John McCain runs for George Bush’s third term
By Juan Cole
Based on his policies and the company he keeps, this year’s Republican presidential candidate sounds a lot like the guy who ran in 2000 and 2004.
March 12, 2008 | The most important thing about the endorsements proffered to John McCain by George W. Bush and evangelist John Hagee last week was McCain’s reaction to them. The freshly minted Republican nominee for president, who has had harsh words in the past for both Bush’s policies and evangelical “agents of intolerance,” meekly accepted their support. He knows he cannot win in November if the evangelicals and pro-war conservatives stay home. How far will McCain go in presenting himself as Son of Bush in order to energize his party’s base? To date, based on his willingness to embrace the Bush agenda and to associate with religious extremists, the answer seems to be pretty far indeed.
When John McCain went to the White House last week, President Bush seemed to be offering him an out. Bush “welcomed” McCain as “the Republican nominee” in his official statement, but didn’t initially use the word “endorse.” It was McCain who leapt for the e-word. “Well, I’m very honored and humbled,” said McCain, “to have the opportunity to receive the endorsement of the President of the United States, a man who I have great admiration, respect and affection [for].”
McCain’s strategists, meanwhile, are said to be privately plotting how best to deploy the deeply unpopular Bush, perhaps by quietly sending him to host fundraisers deep inside red states where he would not risk alienating the general population from McCain. But McCain is hewing so faithfully to Bush’s legacy he may need no help from the man himself in alienating the population.
Whereas in his 2000 presidential bid, the Arizona senator sharply criticized Bush for appearing at the anti-Catholic Bob Jones University, which at that time also still banned interracial dating, he is less vocal about such matters now. He is himself behaving as Bush did then. McCain once dismissed evangelicals such as Jerry Falwell and Pat Robertson as “agents of intolerance.” But last week the senator embraced Hagee’s endorsement. Talk about an agent of intolerance! Hagee is like Pat Robertson on steroids.
The Democratic National Committee was quick to point out that Hagee said that Jews have faced persecution “right up to this very day” because they rejected Jesus and so demonstrated “disobedience and rebellion” toward Jehovah. He said that the difference between a woman with premenstrual syndrome and a terrorist is that you can negotiate with a terrorist. He said that Katrina was divine punishment on New Orleans for its sinfulness, and on gays for planning a parade there. He said that Roman Catholics were linked with Hitler “in a conspiracy to exterminate the Jews,” and called the Catholic Church “the Great Whore.” He suggested a faux “slave auction” as a church fundraiser. He told a startled Terry Gross on “Fresh Air” that the Quran directs Muslims to kill Christians and Jews. (In fact the Quran recognizes Christians and Jews as “people of scripture” and only urges the early Muslims to fight back against the militant “infidels” or polytheists who were trying to wipe them out.)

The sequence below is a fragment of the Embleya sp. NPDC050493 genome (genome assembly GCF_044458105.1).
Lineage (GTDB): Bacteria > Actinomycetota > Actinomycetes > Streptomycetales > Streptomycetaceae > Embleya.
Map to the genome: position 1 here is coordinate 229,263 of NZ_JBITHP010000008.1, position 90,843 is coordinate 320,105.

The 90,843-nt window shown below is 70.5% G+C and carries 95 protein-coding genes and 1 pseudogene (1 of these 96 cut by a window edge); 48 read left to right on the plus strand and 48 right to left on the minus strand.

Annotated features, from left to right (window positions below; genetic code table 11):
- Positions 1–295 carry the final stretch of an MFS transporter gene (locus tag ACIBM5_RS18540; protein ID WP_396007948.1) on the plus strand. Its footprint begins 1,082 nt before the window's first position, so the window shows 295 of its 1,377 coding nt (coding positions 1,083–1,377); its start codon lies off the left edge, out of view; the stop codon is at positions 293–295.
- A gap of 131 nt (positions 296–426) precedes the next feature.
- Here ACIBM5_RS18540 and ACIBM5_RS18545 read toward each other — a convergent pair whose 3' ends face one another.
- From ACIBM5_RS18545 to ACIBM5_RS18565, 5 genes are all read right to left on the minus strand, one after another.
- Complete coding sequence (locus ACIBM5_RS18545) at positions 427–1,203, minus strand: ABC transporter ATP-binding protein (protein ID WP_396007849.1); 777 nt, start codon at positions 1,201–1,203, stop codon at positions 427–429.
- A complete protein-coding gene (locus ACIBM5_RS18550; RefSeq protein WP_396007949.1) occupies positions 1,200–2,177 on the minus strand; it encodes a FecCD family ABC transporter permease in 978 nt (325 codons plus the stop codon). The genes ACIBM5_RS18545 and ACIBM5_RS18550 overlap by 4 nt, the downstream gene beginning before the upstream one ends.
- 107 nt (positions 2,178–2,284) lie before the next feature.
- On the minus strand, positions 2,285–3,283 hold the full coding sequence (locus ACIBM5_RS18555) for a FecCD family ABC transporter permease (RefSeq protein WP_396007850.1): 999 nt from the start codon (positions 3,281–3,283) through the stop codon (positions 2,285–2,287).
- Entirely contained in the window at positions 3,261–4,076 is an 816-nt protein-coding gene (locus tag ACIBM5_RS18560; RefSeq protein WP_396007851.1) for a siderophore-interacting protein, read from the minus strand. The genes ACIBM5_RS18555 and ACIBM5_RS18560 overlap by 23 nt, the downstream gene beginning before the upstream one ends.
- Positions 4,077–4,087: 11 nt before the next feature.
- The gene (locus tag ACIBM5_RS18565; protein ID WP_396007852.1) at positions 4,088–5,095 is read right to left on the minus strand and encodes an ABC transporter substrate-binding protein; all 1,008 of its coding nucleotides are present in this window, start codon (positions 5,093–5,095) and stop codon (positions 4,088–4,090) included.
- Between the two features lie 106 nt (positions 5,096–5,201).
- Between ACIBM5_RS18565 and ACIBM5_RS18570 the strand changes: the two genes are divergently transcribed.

McCain reacted warmly to Hagee’s endorsement, saying, “I am very proud of Pastor John Hagee’s spiritual leadership to thousands of people and I am proud of his commitment to the independence and the freedom of the state of Israel.” (Apparently for Hagee Israel is good, even if Jews are bad.) Pressed by Roman Catholics and others, McCain refused to distance himself from the pastor, saying only, “In no way did I intend for his endorsement to suggest that I in turn agree with all of Pastor Hagee’s views, which I obviously do not.” This non-disavowing disavowal has not satisfied most of the people offended by McCain’s having associated himself with Hagee.
Hagee’s endorsement is McCain’s “Bob Jones moment,” taken from the W. playbook of 2000. In other respects, McCain is trying to repeat Bush’s big win of 2004, when he fended off a near-upset by a weak Democratic candidate by doubling down on fear. McCain has adopted foreign policy and domestic stances similar to those of Bush’s successful reelection run.
In July of 2004, Bush abruptly announced that he was looking into whether Iran played a role in the Sept. 11 attacks on the U.S., and accused the Shiite ayatollahs of Tehran of harboring al-Qaida operatives, who are Sunnis. The whole fantastic set of allegations was immediately denied by Bush’s own intelligence officials. Hawkishness toward Iran was one way for Bush to take the focus off his failures in Iraq. Bush by his belligerence appealed to a combination of evangelical holy warriors and so-called national-security conservatives, and McCain seems poised to move in the same direction.
Echoing Bush’s fear-mongering about the Islamic world, which by August 2006, two years after his reelection, regularly included references to so-called Islamic fascism, McCain maintains that the “transcendent” challenge facing the United States in 2008 is “radical Islamic extremism.” McCain alleges that “al-Qaida in Iraq” will “follow us home” if the U.S. withdraws from that country. McCain takes this line even though most Muslim countries are close allies of the United States and Osama bin Laden’s al-Qaida has been revealed to be a small fringe, now in disarray.
Hagee’s endorsement, meanwhile, brings more than white Protestant intolerance to the table. The organization he founded, Christians United for Israel, is lobbying for a war on Iran and dismisses last fall’s National Intelligence Estimate finding that Iran has no active nuclear weapons program as “incompetent.” McCain himself has joked about bombing Iran, to the tune of an old Beach Boys song.
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